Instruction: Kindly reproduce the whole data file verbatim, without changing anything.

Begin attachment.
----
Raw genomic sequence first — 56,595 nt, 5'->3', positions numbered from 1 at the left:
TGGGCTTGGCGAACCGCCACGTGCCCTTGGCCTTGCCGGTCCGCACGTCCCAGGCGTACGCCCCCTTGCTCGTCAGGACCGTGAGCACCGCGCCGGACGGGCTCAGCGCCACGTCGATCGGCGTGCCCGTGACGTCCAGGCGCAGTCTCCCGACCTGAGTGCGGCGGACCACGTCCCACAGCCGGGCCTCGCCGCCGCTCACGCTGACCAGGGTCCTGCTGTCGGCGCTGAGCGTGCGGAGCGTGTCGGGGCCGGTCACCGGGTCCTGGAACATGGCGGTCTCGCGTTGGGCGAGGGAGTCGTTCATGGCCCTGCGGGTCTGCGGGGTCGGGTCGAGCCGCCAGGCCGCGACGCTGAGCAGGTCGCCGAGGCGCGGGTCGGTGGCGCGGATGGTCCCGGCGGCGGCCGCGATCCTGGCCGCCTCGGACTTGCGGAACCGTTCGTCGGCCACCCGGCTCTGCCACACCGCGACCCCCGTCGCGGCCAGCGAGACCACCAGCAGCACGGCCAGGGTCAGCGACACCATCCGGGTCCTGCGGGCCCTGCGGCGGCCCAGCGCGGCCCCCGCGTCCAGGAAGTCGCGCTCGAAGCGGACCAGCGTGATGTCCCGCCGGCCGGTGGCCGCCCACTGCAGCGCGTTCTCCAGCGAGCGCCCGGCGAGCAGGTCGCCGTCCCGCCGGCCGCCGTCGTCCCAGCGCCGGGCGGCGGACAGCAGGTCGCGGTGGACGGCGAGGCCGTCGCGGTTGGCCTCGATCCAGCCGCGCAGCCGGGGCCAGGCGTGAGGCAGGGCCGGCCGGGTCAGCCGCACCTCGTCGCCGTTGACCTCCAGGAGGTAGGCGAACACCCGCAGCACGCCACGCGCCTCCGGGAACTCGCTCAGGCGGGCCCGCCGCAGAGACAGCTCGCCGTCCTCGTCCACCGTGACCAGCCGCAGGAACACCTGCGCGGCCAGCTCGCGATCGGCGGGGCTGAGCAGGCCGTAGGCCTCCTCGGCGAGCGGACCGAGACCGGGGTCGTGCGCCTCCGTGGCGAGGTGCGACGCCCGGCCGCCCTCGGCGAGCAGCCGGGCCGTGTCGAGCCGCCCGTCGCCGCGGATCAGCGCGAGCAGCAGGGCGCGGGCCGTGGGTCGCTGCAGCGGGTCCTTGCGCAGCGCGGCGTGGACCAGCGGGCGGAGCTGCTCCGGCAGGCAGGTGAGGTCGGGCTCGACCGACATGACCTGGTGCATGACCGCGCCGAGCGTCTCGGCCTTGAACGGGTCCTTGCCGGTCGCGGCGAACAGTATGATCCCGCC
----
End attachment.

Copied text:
Raw genomic sequence first — 56,595 nt, 5'->3', positions numbered from 1 at the left:
TGGGCTTGGCGAACCGCCACGTGCCCTTGGCCTTGCCGGTCCGCACGTCCCAGGCGTACGCCCCCTTGCTCGTCAGGACCGTGAGCACCGCGCCGGACGGGCTCAGCGCCACGTCGATCGGCGTGCCCGTGACGTCCAGGCGCAGTCTCCCGACCTGAGTGCGGCGGACCACGTCCCACAGCCGGGCCTCGCCGCCGCTCACGCTGACCAGGGTCCTGCTGTCGGCGCTGAGCGTGCGGAGCGTGTCGGGGCCGGTCACCGGGTCCTGGAACATGGCGGTCTCGCGTTGGGCGAGGGAGTCGTTCATGGCCCTGCGGGTCTGCGGGGTCGGGTCGAGCCGCCAGGCCGCGACGCTGAGCAGGTCGCCGAGGCGCGGGTCGGTGGCGCGGATGGTCCCGGCGGCGGCCGCGATCCTGGCCGCCTCGGACTTGCGGAACCGTTCGTCGGCCACCCGGCTCTGCCACACCGCGACCCCCGTCGCGGCCAGCGAGACCACCAGCAGCACGGCCAGGGTCAGCGACACCATCCGGGTCCTGCGGGCCCTGCGGCGGCCCAGCGCGGCCCCCGCGTCCAGGAAGTCGCGCTCGAAGCGGACCAGCGTGATGTCCCGCCGGCCGGTGGCCGCCCACTGCAGCGCGTTCTCCAGCGAGCGCCCGGCGAGCAGGTCGCCGTCCCGCCGGCCGCCGTCGTCCCAGCGCCGGGCGGCGGACAGCAGGTCGCGGTGGACGGCGAGGCCGTCGCGGTTGGCCTCGATCCAGCCGCGCAGCCGGGGCCAGGCGTGAGGCAGGGCCGGCCGGGTCAGCCGCACCTCGTCGCCGTTGACCTCCAGGAGGTAGGCGAACACCCGCAGCACGCCACGCGCCTCCGGGAACTCGCTCAGGCGGGCCCGCCGCAGAGACAGCTCGCCGTCCTCGTCCACCGTGACCAGCCGCAGGAACACCTGCGCGGCCAGCTCGCGATCGGCGGGGCTGAGCAGGCCGTAGGCCTCCTCGGCGAGCGGACCGAGACCGGGGTCGTGCGCCTCCGTGGCGAGGTGCGACGCCCGGCCGCCCTCGGCGAGCAGCCGGGCCGTGTCGAGCCGCCCGTCGCCGCGGATCAGCGCGAGCAGCAGGGCGCGGGCCGTGGGTCGCTGCAGCGGGTCCTTGCGCAGCGCGGCGTGGACCAGCGGGCGGAGCTGCTCCGGCAGGCAGGTGAGGTCGGGCTCGACCGACATGACCTGGTGCATGACCGCGCCGAGCGTCTCGGCCTTGAACGGGTCCTTGCCGGTCGCGGCGAACAGTATGATCCCGCC